In the 67 years the gallery has been open, there have been several name changes using Forsythe and De Graaf until four years ago. My wife Jane and I bought the majority interest of the gallery and formed a new company, Armstrong De Graaf International Fine Art. De Graaf still has ownership. The reason my wife and I wanted to buy this business and try to keep the rich tradition going is because we were, and continue to be, art collectors. Our first pieces were from art fairs in East Lansing and Ann Arbor and we still have those pieces. Then we met Dan De Graaf and started to add some serious works. That was nearly 45 years ago. So, the overriding factor was that art was already part of our lives.

Since that start, I was on the faculty and an academic dean at Michigan State, an executive with Herman Miller, an independent entrepreneur and consultant and then at age 75, I decided to buy the gallery we had known for 45 years. Obviously, my wife Jane was a part of all this. However, owning a gallery that we would work on a daily basis brought doubt.

Jane worked in the De Graaf/Forsythe Gallery when it was in the Nichols Arcade in Ann Arbor 35 years ago. That was a dangerous period in our art lives - the record of purchases speaks for itself. Jane was a pioneer in the Holland Area Arts Council, helping to establish the first location at 23 W. 8th St. and the present location at 150 E. 8th St., where she served as acting director, board member and more. A gallery in the center bears her name.

Jane and I were art ambassadors in 1997, with other West Michigan participates, in a trip to St. Petersburg, Russia and organized an exchange of children’s art that was displayed in the Holland Area Art Council. Both of us remain active with the art program at Hope College too.

A Final Word

Many people enter and exit our gallery every year. Multiply that by the number of galleries that populate the earth, and it is a lot of people. Few ponder the art and ask about the artist. Far too many want a 30-second experience and appear nervous about absorbing and learning. Do not think of galleries as uncomfortable, rather as a place of enjoyment, discovery and opportunity. Art enriches our homes, businesses and communities.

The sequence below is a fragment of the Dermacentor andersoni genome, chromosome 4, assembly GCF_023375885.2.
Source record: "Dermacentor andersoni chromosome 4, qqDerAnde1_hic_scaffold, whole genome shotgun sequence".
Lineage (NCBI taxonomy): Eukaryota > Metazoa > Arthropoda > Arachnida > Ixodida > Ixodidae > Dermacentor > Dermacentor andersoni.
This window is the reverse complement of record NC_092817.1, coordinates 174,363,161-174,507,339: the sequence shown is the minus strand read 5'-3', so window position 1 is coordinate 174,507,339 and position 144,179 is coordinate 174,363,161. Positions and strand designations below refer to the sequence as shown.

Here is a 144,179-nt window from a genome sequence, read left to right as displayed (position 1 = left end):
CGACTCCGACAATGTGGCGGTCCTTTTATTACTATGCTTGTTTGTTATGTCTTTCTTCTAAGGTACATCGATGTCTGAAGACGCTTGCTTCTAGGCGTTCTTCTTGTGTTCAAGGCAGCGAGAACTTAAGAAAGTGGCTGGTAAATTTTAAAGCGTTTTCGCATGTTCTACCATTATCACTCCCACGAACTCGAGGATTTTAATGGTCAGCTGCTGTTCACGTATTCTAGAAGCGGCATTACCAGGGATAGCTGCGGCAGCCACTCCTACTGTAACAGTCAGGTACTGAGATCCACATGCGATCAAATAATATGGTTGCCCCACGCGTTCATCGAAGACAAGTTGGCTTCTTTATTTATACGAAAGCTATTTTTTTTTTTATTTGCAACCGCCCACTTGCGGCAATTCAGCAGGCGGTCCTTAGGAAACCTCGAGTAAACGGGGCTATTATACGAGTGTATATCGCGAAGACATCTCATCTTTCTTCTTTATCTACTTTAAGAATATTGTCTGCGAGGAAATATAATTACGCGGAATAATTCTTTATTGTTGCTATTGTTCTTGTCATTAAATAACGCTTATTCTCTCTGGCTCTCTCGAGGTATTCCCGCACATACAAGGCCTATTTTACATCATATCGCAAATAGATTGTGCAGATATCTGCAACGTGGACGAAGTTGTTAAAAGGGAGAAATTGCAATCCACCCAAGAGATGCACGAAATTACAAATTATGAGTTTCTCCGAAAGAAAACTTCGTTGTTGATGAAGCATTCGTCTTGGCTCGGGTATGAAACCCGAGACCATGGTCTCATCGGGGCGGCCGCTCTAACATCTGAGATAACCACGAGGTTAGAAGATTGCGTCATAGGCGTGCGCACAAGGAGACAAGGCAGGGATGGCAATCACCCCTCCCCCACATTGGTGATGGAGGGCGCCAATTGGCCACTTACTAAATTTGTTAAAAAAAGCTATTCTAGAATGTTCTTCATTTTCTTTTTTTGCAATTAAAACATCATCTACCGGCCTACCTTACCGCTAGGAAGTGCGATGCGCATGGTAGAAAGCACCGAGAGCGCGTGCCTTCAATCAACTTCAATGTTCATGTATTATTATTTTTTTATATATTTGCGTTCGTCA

There are thousands of artists, yet knowing an artist personally is actually rare. Only a few get the opportunity to walk through the artist’s door and have a studio experience. Those who have the interest and the time to share a glass of wine, engage in conversation and see a work develop in front of their eyes will have a special experience. Time in a studio passes quickly, but that kind of experience can last a lifetime. Trust our gallery to be the bridge to this discovery for which we are passionate about.

For us, art business is more than buying and selling art. We are professionals in hanging, moving and relocating fine art, as well as professional cleaning, restoration, and appraisals for insurance and estate purposes and personal information. We also negotiate financial packages, and arrangements are available.

For more information on upcoming events and exhibits at any of Armstrong De Graaf International Fine Art’s galleries, contact us by calling 269-857-1882 or email .(JavaScript must be enabled to view this email address). -With editorial contribution by Dan Brightcliffe, publication assistant

Story Credit - David L. Armstrong, South Holland Life